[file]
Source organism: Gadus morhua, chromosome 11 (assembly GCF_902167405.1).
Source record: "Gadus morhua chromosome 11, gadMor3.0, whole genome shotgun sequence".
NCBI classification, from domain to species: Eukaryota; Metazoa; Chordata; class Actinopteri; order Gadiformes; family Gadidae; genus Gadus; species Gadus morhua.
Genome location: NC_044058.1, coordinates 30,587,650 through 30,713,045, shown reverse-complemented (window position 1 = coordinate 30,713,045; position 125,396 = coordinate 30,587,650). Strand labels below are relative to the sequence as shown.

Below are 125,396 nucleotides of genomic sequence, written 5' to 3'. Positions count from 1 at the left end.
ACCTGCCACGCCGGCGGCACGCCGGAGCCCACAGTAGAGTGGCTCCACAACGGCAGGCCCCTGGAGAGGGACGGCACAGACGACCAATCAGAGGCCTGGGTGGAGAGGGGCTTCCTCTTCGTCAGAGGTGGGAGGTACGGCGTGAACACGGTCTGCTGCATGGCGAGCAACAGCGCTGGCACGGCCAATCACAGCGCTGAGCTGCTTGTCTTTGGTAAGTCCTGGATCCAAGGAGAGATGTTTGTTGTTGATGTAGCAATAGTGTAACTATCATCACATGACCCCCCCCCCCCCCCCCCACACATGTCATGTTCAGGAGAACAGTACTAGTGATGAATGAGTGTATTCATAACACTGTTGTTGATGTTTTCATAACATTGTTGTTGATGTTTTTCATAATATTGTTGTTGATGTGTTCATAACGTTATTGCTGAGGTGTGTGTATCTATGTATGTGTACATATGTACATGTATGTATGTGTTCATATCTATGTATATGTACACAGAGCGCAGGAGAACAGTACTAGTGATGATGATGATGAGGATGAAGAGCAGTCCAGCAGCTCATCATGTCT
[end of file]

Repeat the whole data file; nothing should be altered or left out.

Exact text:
Source organism: Gadus morhua, chromosome 11 (assembly GCF_902167405.1).
Source record: "Gadus morhua chromosome 11, gadMor3.0, whole genome shotgun sequence".
NCBI classification, from domain to species: Eukaryota; Metazoa; Chordata; class Actinopteri; order Gadiformes; family Gadidae; genus Gadus; species Gadus morhua.
Genome location: NC_044058.1, coordinates 30,587,650 through 30,713,045, shown reverse-complemented (window position 1 = coordinate 30,713,045; position 125,396 = coordinate 30,587,650). Strand labels below are relative to the sequence as shown.

Below are 125,396 nucleotides of genomic sequence, written 5' to 3'. Positions count from 1 at the left end.
ACCTGCCACGCCGGCGGCACGCCGGAGCCCACAGTAGAGTGGCTCCACAACGGCAGGCCCCTGGAGAGGGACGGCACAGACGACCAATCAGAGGCCTGGGTGGAGAGGGGCTTCCTCTTCGTCAGAGGTGGGAGGTACGGCGTGAACACGGTCTGCTGCATGGCGAGCAACAGCGCTGGCACGGCCAATCACAGCGCTGAGCTGCTTGTCTTTGGTAAGTCCTGGATCCAAGGAGAGATGTTTGTTGTTGATGTAGCAATAGTGTAACTATCATCACATGACCCCCCCCCCCCCCCCCCACACATGTCATGTTCAGGAGAACAGTACTAGTGATGAATGAGTGTATTCATAACACTGTTGTTGATGTTTTCATAACATTGTTGTTGATGTTTTTCATAATATTGTTGTTGATGTGTTCATAACGTTATTGCTGAGGTGTGTGTATCTATGTATGTGTACATATGTACATGTATGTATGTGTTCATATCTATGTATATGTACACAGAGCGCAGGAGAACAGTACTAGTGATGATGATGATGAGGATGAAGAGCAGTCCAGCAGCTCATCATGTCT